More information about gene therapy including a description, the current status of research, and links to additional information can be found on a gene therapy fact sheet sponsored by the U.S. Department of Energy Office of Science.

Last updated on 05-01-20

Where can I find up-to-date information about current and potential future treatments for Bloom syndrome?

The following resources contain information about the management of Bloom syndrome:

  • eMedicine provides detailed information on the treatment of this condition. This resource is aimed at healthcare professionals. You may need to register to view the article, but registration is free.
  • GeneReviews provides current, expert-authored, peer-reviewed information including information about the management of this condition.
  • Bloom's Syndrome Foundation provides a descriptive summary prepared by the Bloom’s Syndrome Registry, including information about management of this condition.
  • ClinicalTrials.gov lists trials that are studying or have studied treatments for Bloom syndrome. This site may be checked often for updates.
  • PubMed is a searchable database of medical literature and lists journal articles that discuss Bloom syndrome. Click on the link to view a sample search for articles on the treatments for this condition.

Last updated on 05-01-20

Name: Center for Jewish Genetics 30 South Wells St.
Chicago, IL, 60606, United States
Phone: 312-357-4717 Fax : 312-855-3295 Email: jewishgeneticsctr@juf.org Url: https://www.jewishgenetics.org/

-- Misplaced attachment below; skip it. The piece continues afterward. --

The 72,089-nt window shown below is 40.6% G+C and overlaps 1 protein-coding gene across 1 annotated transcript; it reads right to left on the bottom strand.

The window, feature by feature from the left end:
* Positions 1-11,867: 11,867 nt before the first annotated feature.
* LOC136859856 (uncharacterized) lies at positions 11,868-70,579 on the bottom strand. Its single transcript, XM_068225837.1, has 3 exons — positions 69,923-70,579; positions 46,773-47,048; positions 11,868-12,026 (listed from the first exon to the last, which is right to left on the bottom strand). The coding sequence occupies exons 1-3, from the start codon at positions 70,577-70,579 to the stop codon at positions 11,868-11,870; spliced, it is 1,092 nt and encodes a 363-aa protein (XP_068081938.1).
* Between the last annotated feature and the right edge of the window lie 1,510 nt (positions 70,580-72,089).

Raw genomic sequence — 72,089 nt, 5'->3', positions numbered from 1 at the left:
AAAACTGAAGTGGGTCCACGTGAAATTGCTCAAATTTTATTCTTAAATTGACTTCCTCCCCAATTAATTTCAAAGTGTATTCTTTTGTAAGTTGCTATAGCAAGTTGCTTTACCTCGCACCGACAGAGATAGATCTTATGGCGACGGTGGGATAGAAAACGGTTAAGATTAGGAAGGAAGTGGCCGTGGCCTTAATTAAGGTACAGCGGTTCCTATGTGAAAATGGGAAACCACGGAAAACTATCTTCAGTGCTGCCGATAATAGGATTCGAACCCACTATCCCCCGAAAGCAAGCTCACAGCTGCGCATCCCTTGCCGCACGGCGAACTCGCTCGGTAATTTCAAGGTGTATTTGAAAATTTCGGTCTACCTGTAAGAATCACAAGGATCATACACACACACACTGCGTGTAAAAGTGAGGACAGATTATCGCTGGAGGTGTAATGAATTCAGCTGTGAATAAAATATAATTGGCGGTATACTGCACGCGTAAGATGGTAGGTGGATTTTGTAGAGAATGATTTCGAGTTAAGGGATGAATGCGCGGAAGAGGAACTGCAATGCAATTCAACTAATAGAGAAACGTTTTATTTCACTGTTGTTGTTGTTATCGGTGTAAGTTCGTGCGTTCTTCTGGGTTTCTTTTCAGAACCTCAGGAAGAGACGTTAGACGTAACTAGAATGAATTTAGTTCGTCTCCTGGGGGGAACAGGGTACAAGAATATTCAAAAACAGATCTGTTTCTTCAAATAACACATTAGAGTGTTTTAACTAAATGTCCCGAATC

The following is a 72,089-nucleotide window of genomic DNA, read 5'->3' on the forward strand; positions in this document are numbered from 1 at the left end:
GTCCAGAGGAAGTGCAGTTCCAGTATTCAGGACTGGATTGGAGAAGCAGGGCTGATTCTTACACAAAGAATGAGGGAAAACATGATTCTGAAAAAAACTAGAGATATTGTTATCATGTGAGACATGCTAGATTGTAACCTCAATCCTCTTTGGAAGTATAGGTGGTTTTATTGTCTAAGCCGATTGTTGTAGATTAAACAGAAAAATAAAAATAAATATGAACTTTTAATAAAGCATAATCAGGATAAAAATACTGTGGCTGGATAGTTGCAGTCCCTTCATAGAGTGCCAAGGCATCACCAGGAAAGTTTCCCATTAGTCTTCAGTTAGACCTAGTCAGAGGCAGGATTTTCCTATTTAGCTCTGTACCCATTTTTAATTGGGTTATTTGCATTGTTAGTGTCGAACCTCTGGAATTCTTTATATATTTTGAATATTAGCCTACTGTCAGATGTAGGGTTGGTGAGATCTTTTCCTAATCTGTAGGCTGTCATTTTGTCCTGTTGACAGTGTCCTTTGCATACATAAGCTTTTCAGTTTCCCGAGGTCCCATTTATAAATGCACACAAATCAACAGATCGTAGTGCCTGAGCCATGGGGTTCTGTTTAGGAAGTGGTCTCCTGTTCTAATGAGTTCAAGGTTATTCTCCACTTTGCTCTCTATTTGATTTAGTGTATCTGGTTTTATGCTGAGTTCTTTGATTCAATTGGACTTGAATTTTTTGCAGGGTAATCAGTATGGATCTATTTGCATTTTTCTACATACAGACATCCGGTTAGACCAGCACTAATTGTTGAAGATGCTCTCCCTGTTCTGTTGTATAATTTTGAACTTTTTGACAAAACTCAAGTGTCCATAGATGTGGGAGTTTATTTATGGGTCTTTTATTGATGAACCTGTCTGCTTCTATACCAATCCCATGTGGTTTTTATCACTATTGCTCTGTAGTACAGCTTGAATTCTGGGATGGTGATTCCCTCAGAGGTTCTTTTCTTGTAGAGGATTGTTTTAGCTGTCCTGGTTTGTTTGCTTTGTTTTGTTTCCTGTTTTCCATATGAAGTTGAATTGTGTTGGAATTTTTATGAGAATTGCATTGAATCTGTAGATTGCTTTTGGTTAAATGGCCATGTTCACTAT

Name: Jewish Genetic Disease Consortium (JGDC) 450 West End Ave., 6A
New York, NY, 10024, United States
Phone: 855-642-6900 Toll Free: 866-370-GENE (4363) Fax : 212-873-7892 Email: info@jewishgeneticdiseases.org Url: http://www.JewishGeneticDiseases.org
Name: American Cancer Society 250 Williams Street NW
Atlanta, GA, 30329, United States
Toll Free: 1-800-227-2345 Url: https://www.cancer.org
Name: Cancer Hope Network 2 North Road, Suite A
Chester, NJ, 07930, United States
Phone: +1-908-879-4039 Toll Free: 1-877-467-3638 (1-877-HOPENET) Fax : +1-908-879-6518 Email: info@cancerhopenetwork.org/ Url: https://www.cancerhopenetwork.org/
Name: India Cancer Care Network (ICCN) Guwahati Medical College Hospital Bhangagarh, Guwahati -781032
Assam
India
Phone: +91-9854904063 Email: support@cancercare.net.in Url: http://www.iccn.in/
Name: Bloom's Syndrome Foundation 7095 Hollywood Blvd. #583
Los Angeles, CA, 90028, United States
Email: info@bloomssyndrome.org Url: http://www.bloomssyndrome.org/
Name: Bloom's Syndrome Association P.O. Box 727
Hanover, NH, 03755-0727, United States
Phone: 603-643-2850 Email: info@bloomssyndromeassociation.org Url: http://www.bloomssyndromeassociation.org/
German JL, Sanz M, Passarge E. Bloom's Syndrome Bloom's Syndrome Foundation. Reference Link